“Safest School in America”

Rebecca Crosby

How Tardy Sweeps, Hall Restrictions, and After School Lounging Protect Oak Ridge– From themselves

President Obama announced yesterday that Oak Ridge High School is the safest school in America. Okay, well, that did not actually happen– but it should. With all the rules and regulations on campus, transforming our school into a scene straight out of Orwell’s “1984”, Oak Ridge is undoubtedly the leader in security.

Lately, students have been in an uproar about the increasing amount of tardy sweeps and other security measures being done by the school. Take, for example, the tardy sweeps, among many of their grievances. The deans of our school allegedly round students up like cattle and distribute ‘death slips’; at least, that is what it feels like for the students that fall victim to it.

“There was this one time I got caught in the halls, and they were, like, yelling at me and stuff,” Senior, Clifford St. Fort, said in my interview with the teen. He gave a sort of pout as he recounted the experience. “The one lady looked at me very mean, and it kind of hurt my feelings a little bit.”

Absolutely atrocious.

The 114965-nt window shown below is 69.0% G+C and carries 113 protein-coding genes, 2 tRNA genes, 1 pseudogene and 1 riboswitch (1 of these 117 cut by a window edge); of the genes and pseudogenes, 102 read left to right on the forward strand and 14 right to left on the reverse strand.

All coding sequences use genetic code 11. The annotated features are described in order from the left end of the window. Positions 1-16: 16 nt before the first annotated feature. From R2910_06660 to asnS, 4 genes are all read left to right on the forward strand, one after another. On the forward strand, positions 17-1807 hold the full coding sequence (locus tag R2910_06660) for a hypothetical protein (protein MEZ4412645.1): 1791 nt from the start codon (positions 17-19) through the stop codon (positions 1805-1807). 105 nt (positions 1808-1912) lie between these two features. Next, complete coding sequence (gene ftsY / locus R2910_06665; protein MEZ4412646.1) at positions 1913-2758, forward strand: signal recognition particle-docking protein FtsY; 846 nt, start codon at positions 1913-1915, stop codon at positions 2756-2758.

Despite the mistreatment of students during this “tardy sweep”, deans continue to defend them.

“Tardy sweeps are conducted to insure all students are on time getting educated,” Ms. Rivera, the sweetest dean you will ever meet, said. “Each dean is posted in each hallway and help guide students to class. This has been going on… since starting (the sweeps), students get to class, hallways are more clear, and the process is much faster.”

Ms. Rivera claims that this process is necessary for students who stagger and continue to socialize instead of heading to class; however, since when do students stand in the middle of the halls and stair cases, chatting with their friends or making out with their significant others or walk super slow in front of you and there’s no way to get around them and you want to say something but you don’t want to get hit.

The dean’s office protects students from lounging and getting into trouble in between classes, but what about lunch?

“No students are allowed in the building during lunch,” Ms. Rivera said, rearranging her detention-infested desk. “See what happens is these kids enter the building after lunch and make disturbances, which distract the students in their classrooms. They may use the courtyard or lunchroom.”

Perhaps… But have you considered the students who have, shockingly, legitimate reasons for wanting to access the buildings.

One must look at her lack of regard for those who only need to go to their locker or need to see a teacher for extra tutoring. Of course, I could go to my locker in the 400 building, third floor and then trek all the way to the 800 building, but uh, you see, there’s this thing- I’m sure you’ve  heard about it- called a “tardy sweep”.

Tyrannical tardy sweeps, lame lunch rules– what’s next in your “security measures” Oak Ridge?

Naturally, we come to the after school suppressing.

“Once the (after school) bell rings, students must go immediately to where they need to be,” Ms. Rivera said. “Students are not allowed to linger in the courtyard or the buildings. They need to be under adult supervision at all times.”